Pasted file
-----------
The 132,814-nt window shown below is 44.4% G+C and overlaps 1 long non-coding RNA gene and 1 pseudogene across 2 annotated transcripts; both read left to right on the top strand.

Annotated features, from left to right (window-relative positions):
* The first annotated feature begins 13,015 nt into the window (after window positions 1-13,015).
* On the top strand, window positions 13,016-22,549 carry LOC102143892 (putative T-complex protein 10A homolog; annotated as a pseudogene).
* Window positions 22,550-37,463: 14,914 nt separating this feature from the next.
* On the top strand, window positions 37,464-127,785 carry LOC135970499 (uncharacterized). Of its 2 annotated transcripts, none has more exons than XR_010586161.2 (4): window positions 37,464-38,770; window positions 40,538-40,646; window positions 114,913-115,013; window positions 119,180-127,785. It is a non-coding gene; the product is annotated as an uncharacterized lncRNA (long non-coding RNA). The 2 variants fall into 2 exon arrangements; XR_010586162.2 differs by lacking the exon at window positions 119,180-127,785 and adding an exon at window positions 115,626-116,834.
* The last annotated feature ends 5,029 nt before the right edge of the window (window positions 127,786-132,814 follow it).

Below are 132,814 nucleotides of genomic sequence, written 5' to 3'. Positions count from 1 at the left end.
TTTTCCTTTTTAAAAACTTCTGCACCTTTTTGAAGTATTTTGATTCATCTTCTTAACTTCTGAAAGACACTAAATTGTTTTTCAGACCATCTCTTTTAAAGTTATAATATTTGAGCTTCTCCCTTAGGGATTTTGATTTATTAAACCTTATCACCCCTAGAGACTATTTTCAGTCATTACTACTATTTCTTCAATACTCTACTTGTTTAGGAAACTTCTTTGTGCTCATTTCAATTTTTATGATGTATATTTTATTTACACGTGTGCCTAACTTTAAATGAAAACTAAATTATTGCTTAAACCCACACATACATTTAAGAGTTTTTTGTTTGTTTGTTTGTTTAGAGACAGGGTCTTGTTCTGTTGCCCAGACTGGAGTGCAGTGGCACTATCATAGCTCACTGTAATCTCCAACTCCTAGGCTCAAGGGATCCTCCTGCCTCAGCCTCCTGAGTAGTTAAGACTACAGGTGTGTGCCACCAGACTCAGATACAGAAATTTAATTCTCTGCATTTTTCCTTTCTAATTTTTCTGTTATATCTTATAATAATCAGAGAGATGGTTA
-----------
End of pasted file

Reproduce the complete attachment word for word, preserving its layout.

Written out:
The 132,814-nt window shown below is 44.4% G+C and overlaps 1 long non-coding RNA gene and 1 pseudogene across 2 annotated transcripts; both read left to right on the top strand.

Annotated features, from left to right (window-relative positions):
* The first annotated feature begins 13,015 nt into the window (after window positions 1-13,015).
* On the top strand, window positions 13,016-22,549 carry LOC102143892 (putative T-complex protein 10A homolog; annotated as a pseudogene).
* Window positions 22,550-37,463: 14,914 nt separating this feature from the next.
* On the top strand, window positions 37,464-127,785 carry LOC135970499 (uncharacterized). Of its 2 annotated transcripts, none has more exons than XR_010586161.2 (4): window positions 37,464-38,770; window positions 40,538-40,646; window positions 114,913-115,013; window positions 119,180-127,785. It is a non-coding gene; the product is annotated as an uncharacterized lncRNA (long non-coding RNA). The 2 variants fall into 2 exon arrangements; XR_010586162.2 differs by lacking the exon at window positions 119,180-127,785 and adding an exon at window positions 115,626-116,834.
* The last annotated feature ends 5,029 nt before the right edge of the window (window positions 127,786-132,814 follow it).

Below are 132,814 nucleotides of genomic sequence, written 5' to 3'. Positions count from 1 at the left end.
TTTTCCTTTTTAAAAACTTCTGCACCTTTTTGAAGTATTTTGATTCATCTTCTTAACTTCTGAAAGACACTAAATTGTTTTTCAGACCATCTCTTTTAAAGTTATAATATTTGAGCTTCTCCCTTAGGGATTTTGATTTATTAAACCTTATCACCCCTAGAGACTATTTTCAGTCATTACTACTATTTCTTCAATACTCTACTTGTTTAGGAAACTTCTTTGTGCTCATTTCAATTTTTATGATGTATATTTTATTTACACGTGTGCCTAACTTTAAATGAAAACTAAATTATTGCTTAAACCCACACATACATTTAAGAGTTTTTTGTTTGTTTGTTTGTTTAGAGACAGGGTCTTGTTCTGTTGCCCAGACTGGAGTGCAGTGGCACTATCATAGCTCACTGTAATCTCCAACTCCTAGGCTCAAGGGATCCTCCTGCCTCAGCCTCCTGAGTAGTTAAGACTACAGGTGTGTGCCACCAGACTCAGATACAGAAATTTAATTCTCTGCATTTTTCCTTTCTAATTTTTCTGTTATATCTTATAATAATCAGAGAGATGGTTA